Ahh, then comes the experiences… I’m just gonna sum these up… how many teenagers get the opportunity to wake up every day to work toward a goal they have set years down the road? To spend every day training their butts off physically, using extreme concentration when on the jump and always thinking about a sport even when you are not actually doing the sport at the time…. To sit in class doodling the perfect take-off on multiple pieces of paper; to wake up in the morning and press play on the VCR and watch recorded World Cups before training; to travel (alone most of the time) at such a young age from one side of the world to the other; to have the determination to set your own schedules, to set your own training routines, to set your own diets, to set your own goals, to make your own life choices… How many? Very few, and fortunately for me, I was able to experience that.
My life-long goal was to make the Olympic Team, of course I wanted to win a medal, but to make an Olympic Team would have been more than enough for me. I had two chances, 1998 & 2002, and unfortunately I did not meet that goal. Through the lessons I learned in Ski Jumping and the way it has molded me into what I am today, when I look back I don’t blame the injuries… I don’t have other people to blame… I have me to blame. I made a lot of mistakes in my career; from girlfriend distractions, to serious attitude problems, to lack of discipline as an athlete… these were all reasons I was not the best ski jumper I could possibly be. I always had the best equipment, the best coaches, the best parents that were there to support me, everything I possibly needed at my fingertips, my biggest downfall was my mind. I could not let everything just happen. I always convinced myself that if I tried harder it would be better, and unfortunately in ski jumping, that is not the case.
When I look back, it does disappoint me that I never made an Olympic Team, but the experiences I had & still have when it comes to the sport of ski jumping far exceed this disappointment! I realize no one can ever take that back, and no one can ever take the knowledge I have collected over those years. Even today, I run my business (auto repair) from what I have learned… even with 6 employees, in the end, the only person I depend on and blame is me… I make my own future and I can make it change with a lot of hard work and then just letting things happen..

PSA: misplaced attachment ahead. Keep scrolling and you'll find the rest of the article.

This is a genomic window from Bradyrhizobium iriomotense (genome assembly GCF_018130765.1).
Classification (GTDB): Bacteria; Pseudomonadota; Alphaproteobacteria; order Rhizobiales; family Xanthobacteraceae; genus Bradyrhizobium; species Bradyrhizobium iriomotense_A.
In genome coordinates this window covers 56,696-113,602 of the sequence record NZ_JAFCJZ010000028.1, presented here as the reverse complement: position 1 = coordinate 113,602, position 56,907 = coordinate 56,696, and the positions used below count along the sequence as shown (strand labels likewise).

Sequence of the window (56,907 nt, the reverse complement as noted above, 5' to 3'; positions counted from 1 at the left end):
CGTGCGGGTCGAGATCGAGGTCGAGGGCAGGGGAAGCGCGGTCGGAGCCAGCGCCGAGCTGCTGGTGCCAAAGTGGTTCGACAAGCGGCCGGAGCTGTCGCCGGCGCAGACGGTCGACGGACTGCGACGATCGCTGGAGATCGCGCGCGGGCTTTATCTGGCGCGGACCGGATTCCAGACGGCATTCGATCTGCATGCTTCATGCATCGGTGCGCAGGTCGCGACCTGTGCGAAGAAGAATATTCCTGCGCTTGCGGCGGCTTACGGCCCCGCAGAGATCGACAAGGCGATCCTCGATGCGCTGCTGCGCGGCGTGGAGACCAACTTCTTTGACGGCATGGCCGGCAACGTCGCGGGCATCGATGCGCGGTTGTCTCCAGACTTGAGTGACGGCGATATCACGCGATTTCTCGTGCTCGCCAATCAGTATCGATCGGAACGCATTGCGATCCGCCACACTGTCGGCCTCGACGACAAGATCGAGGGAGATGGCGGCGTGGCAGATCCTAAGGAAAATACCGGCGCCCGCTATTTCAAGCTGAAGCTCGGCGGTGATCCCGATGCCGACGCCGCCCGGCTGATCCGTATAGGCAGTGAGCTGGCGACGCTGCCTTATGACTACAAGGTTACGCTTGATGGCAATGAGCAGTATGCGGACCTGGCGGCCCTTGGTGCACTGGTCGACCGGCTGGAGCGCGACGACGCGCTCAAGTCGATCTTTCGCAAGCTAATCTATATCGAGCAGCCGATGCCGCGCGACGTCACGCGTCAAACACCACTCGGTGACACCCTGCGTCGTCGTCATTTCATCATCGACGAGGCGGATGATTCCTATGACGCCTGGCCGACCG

Lastly, I want to give some special “ski jumping career thanks” to:
Doug & Carol Hoffman – for always believing in me and supporting me even though I didn’t always show my appreciation when I was jumping. Without you guys, I would have never had all of these unbelievable experiences, and I would not be the person I am today… there is not enough thanks in the world I can give you! My amazing wife Kari – for letting me take a couple hours a week to take some jumps and keep my blood flowing… we have very busy lives together, but you support me with this and it means a lot to me! Chris Hastings – For being one of the best coaches/mentors anyone could ask for. Your impact on me was life changing and I still use your given knowledge today. Larry Stone – For putting up with my BS every day and ALWAYS supporting not only me, but the sport, while making your own sacrifices to do so. Casey Colby – For always be such an unbelievable friend, the years I was able to travel with you were my best, you always kept me honest! Tobin Whitman – For spending the last of my ski jumping years with me, and for always being on the other side of the phone when I needed you. And of course, for being my partner-in-crime… the last years of jumping may not have been my most productive, but they were for sure the most fun!Lastly, thank you to all the other jumpers, coaches, judges, officials who have touched my life at some point in time… thank you for sharing so many experiences with me, thank you for always supporting me, and most of all, thank you for taking the time to read this!